Frog=Beer=Woman

Do you find the Budweiser frogs diverting? If so, some advertising analysts think you could end up a desperate drunk, especially if you're a teenager.

Alcohol advertisement researcher Joel Grube discussed the appeal of the beer-loving frogs at a recent meeting of the American Academy of Pediatrics in San Francisco. "The more kids like the ad," he said, "the more likely they are to be drinkers and the more often they drink."

Grube's beliefs were reported on CNN, which showcased a chorus of other analysts who think teenagers drink because they are exposed to beer commercials on television. These researchers say the industry intentionally associates its product with images that appeal to young people, luring them to drink. Indeed, since the capture and execution of Joe Camel, the Budweiser frogs have vied with fatty-food pitchclown Ronald McDonald for the role of Children's Enemy No. 1.

An ad "deconstructionist" named Peter DeBenedittis offered CNN this psychological exegesis of beer ads: "The beer and the alcohol is the woman. If you'll just drink, you'll get these things." DeBenedittis knows otherwise: "The reality is, if you drink, you'll be desperate, miserable, and lonely."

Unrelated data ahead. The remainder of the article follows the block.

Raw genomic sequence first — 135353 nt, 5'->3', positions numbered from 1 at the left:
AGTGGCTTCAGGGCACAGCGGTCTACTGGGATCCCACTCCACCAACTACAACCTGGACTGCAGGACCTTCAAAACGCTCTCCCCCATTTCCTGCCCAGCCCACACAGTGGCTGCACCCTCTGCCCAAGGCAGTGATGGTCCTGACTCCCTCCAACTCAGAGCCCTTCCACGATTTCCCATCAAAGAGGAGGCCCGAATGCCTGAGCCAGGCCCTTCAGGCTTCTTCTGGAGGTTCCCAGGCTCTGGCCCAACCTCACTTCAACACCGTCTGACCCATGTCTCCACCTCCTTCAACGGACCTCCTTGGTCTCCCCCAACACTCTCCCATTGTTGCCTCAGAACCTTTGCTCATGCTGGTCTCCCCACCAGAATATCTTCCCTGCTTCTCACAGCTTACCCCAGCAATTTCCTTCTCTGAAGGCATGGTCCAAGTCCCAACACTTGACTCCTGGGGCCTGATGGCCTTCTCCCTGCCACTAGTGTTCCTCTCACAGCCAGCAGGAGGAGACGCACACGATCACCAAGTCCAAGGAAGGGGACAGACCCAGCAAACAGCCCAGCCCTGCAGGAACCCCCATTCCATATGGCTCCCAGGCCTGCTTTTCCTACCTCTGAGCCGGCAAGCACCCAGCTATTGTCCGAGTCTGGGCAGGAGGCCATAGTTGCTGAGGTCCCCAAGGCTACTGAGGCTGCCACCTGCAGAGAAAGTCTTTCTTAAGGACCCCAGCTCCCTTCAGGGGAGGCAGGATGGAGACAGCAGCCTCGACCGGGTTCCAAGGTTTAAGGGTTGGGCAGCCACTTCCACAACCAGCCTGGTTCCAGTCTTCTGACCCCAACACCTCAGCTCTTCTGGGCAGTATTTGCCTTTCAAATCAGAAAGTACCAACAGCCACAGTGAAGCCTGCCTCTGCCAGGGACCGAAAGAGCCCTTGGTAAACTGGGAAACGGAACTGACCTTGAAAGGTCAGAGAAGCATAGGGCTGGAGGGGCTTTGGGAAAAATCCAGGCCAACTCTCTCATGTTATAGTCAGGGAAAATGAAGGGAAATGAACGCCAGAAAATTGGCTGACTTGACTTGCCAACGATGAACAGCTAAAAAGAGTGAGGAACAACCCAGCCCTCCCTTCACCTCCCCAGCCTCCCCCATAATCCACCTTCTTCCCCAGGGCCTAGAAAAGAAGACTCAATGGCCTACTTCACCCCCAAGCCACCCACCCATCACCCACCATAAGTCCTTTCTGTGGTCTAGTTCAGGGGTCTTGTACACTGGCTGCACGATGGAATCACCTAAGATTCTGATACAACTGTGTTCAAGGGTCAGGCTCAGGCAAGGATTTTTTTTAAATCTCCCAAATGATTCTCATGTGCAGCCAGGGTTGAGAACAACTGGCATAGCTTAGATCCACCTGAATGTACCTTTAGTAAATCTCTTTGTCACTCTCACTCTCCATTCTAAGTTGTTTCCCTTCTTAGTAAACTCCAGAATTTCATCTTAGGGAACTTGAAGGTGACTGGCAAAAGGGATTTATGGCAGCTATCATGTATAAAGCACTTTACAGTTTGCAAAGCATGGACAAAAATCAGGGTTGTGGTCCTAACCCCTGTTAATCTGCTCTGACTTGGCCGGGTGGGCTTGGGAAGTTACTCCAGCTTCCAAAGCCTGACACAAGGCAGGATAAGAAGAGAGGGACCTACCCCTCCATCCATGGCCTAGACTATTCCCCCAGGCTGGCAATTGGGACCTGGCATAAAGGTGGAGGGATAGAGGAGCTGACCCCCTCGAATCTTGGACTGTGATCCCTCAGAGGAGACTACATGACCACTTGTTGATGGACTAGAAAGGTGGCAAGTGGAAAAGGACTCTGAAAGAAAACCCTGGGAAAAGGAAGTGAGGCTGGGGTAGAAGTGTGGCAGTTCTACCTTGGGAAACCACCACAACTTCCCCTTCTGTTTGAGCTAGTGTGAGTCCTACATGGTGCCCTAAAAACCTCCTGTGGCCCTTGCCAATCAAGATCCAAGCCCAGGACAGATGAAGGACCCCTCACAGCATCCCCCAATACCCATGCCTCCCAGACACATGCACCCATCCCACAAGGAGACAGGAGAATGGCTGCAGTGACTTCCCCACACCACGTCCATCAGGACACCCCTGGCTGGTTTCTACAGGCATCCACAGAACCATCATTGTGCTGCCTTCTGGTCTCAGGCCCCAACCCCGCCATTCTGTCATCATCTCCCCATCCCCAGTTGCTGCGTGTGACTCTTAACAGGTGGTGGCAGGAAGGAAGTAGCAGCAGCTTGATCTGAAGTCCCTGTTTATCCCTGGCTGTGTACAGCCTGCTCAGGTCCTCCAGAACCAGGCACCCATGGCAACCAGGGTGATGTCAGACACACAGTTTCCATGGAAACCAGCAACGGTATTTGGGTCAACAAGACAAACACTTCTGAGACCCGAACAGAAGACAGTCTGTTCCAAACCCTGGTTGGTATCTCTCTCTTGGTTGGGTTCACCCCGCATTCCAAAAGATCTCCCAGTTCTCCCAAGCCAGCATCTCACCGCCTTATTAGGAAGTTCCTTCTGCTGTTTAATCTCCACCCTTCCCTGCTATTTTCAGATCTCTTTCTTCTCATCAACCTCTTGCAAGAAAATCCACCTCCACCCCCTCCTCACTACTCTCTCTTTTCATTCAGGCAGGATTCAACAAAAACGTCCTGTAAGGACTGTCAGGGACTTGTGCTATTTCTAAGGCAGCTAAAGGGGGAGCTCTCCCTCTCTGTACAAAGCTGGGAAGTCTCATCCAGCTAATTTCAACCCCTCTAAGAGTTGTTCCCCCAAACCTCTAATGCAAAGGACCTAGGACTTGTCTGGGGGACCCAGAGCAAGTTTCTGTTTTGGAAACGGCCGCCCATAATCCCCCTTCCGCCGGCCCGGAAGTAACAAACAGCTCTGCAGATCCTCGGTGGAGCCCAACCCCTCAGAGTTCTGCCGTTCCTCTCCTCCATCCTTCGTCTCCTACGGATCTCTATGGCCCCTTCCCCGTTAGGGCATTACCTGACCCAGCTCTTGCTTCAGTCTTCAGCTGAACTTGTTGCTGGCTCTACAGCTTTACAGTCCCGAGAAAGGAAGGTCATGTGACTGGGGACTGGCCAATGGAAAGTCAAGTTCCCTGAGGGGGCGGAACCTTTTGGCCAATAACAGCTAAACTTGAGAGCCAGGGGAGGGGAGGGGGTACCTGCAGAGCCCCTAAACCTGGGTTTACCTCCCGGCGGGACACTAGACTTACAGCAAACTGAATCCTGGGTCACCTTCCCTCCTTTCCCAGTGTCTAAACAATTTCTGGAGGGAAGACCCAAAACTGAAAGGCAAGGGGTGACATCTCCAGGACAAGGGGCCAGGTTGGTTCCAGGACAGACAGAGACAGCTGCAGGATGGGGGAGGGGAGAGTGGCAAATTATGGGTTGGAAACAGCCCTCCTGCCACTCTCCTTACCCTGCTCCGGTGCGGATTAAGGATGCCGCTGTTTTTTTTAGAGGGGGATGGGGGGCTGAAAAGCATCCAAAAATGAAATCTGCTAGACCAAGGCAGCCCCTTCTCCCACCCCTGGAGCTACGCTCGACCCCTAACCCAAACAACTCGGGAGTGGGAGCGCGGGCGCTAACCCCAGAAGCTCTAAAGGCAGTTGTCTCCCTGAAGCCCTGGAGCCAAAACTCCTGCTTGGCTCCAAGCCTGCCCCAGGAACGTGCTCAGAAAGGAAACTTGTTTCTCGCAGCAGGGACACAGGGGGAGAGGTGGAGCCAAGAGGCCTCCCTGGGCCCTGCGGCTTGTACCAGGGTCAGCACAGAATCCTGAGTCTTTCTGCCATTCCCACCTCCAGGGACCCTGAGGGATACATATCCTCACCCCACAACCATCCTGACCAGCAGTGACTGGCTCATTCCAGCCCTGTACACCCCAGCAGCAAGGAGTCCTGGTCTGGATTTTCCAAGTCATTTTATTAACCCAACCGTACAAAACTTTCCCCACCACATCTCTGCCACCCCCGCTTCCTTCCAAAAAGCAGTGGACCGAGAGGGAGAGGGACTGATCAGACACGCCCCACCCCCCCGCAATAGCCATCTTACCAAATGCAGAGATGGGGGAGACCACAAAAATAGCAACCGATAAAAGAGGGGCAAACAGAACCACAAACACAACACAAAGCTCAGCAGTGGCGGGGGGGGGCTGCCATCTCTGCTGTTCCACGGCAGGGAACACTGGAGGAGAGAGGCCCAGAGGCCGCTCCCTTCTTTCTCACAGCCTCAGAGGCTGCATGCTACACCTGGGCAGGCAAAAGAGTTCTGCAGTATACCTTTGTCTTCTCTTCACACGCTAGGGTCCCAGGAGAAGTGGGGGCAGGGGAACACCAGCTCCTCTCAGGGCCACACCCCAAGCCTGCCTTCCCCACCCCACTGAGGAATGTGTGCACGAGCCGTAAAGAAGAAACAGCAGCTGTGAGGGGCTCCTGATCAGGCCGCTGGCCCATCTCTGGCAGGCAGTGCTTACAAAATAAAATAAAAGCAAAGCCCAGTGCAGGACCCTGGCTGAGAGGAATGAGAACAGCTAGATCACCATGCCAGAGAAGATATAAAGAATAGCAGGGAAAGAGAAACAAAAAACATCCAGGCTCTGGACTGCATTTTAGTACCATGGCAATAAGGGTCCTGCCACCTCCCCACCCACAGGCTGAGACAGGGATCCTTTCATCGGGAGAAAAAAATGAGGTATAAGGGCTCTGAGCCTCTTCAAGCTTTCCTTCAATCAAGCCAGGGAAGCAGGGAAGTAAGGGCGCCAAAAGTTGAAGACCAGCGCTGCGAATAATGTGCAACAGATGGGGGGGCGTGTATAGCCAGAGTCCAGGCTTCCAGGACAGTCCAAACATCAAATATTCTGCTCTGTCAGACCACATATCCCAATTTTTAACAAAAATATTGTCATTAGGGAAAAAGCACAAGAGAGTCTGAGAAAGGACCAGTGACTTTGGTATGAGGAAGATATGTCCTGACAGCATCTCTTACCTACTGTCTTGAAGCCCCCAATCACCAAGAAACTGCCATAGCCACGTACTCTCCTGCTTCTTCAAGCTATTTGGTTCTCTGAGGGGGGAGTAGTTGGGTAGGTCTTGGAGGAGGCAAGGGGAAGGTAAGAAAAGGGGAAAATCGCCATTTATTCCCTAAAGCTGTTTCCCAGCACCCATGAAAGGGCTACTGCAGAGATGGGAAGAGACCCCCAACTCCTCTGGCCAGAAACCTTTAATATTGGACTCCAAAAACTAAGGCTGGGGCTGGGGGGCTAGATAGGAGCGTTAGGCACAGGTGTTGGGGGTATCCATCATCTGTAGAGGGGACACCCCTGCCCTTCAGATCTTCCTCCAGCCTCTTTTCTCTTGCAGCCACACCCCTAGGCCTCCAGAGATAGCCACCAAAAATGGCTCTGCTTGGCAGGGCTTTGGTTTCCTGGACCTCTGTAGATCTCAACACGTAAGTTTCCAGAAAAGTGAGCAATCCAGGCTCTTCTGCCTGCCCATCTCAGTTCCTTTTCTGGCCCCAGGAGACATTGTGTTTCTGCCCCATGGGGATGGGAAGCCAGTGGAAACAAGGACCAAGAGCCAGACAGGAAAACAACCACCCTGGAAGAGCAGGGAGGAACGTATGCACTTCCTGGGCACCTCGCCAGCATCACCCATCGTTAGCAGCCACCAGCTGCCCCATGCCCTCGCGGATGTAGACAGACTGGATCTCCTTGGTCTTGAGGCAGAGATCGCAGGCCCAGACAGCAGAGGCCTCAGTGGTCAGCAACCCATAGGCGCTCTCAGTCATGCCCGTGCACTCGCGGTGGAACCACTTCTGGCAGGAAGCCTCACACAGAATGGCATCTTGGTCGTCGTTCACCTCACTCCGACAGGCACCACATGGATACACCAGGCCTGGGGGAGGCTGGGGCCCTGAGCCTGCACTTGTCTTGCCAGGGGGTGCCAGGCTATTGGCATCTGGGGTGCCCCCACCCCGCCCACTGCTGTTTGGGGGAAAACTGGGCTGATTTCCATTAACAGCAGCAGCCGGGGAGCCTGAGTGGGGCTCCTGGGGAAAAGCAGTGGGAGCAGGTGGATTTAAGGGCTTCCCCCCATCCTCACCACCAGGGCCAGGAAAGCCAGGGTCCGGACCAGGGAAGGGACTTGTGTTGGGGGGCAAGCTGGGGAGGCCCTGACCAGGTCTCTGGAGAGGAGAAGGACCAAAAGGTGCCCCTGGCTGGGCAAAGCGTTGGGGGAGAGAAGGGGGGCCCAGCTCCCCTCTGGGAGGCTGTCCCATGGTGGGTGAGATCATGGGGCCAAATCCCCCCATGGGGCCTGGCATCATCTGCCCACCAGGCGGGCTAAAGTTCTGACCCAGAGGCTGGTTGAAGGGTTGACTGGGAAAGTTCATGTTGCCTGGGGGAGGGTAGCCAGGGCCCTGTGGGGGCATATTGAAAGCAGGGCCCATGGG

DeBenedittis' theory of beer's eroticization and Grube's theory of beer's juvenilization appear to be in conflict with each other. But DeBenedittis' approach is worth pausing over because it is almost as nostalgia-ridden as his view of Demon Rum.

Ad critics and practitioners all used to believe in the motivational power of sinister "hidden persuaders" that could make us buy any product at any price. At midcentury, for example, Ernest Dichter helped shape the Betty Crocker image based on his view that when a woman baked a cake for a man, she was offering him a symbol of fertility. Dichter in turn was studied by critics who feared that he was on to a certain Freudian something.

Theoretical disputes aside, Betty Crocker products sold well, perhaps mostly because people have long liked to eat cake. Perhaps teenagers have a similar relationship with beer.

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